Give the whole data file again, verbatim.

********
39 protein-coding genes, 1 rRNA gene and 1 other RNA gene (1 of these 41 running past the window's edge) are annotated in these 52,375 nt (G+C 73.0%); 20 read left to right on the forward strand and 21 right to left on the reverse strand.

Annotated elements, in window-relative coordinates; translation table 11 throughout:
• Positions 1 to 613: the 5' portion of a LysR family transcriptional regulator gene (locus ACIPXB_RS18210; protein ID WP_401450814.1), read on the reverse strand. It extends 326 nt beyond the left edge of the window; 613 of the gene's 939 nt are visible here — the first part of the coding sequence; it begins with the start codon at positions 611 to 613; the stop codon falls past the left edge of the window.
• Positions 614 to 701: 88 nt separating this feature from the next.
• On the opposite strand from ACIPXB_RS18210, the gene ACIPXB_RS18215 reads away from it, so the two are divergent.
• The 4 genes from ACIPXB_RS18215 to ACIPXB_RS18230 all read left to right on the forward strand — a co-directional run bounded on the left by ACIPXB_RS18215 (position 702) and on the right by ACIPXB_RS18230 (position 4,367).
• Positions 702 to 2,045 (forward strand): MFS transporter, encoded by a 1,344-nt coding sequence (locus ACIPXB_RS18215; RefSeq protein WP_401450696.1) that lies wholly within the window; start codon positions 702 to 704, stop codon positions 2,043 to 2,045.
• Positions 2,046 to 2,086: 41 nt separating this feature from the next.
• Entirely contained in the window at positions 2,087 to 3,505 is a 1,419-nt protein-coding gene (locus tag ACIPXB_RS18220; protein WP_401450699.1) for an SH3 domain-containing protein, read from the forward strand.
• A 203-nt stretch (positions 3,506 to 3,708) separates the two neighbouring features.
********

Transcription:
39 protein-coding genes, 1 rRNA gene and 1 other RNA gene (1 of these 41 running past the window's edge) are annotated in these 52,375 nt (G+C 73.0%); 20 read left to right on the forward strand and 21 right to left on the reverse strand.

Annotated elements, in window-relative coordinates; translation table 11 throughout:
• Positions 1 to 613: the 5' portion of a LysR family transcriptional regulator gene (locus ACIPXB_RS18210; protein ID WP_401450814.1), read on the reverse strand. It extends 326 nt beyond the left edge of the window; 613 of the gene's 939 nt are visible here — the first part of the coding sequence; it begins with the start codon at positions 611 to 613; the stop codon falls past the left edge of the window.
• Positions 614 to 701: 88 nt separating this feature from the next.
• On the opposite strand from ACIPXB_RS18210, the gene ACIPXB_RS18215 reads away from it, so the two are divergent.
• The 4 genes from ACIPXB_RS18215 to ACIPXB_RS18230 all read left to right on the forward strand — a co-directional run bounded on the left by ACIPXB_RS18215 (position 702) and on the right by ACIPXB_RS18230 (position 4,367).
• Positions 702 to 2,045 (forward strand): MFS transporter, encoded by a 1,344-nt coding sequence (locus ACIPXB_RS18215; RefSeq protein WP_401450696.1) that lies wholly within the window; start codon positions 702 to 704, stop codon positions 2,043 to 2,045.
• Positions 2,046 to 2,086: 41 nt separating this feature from the next.
• Entirely contained in the window at positions 2,087 to 3,505 is a 1,419-nt protein-coding gene (locus tag ACIPXB_RS18220; protein WP_401450699.1) for an SH3 domain-containing protein, read from the forward strand.
• A 203-nt stretch (positions 3,506 to 3,708) separates the two neighbouring features.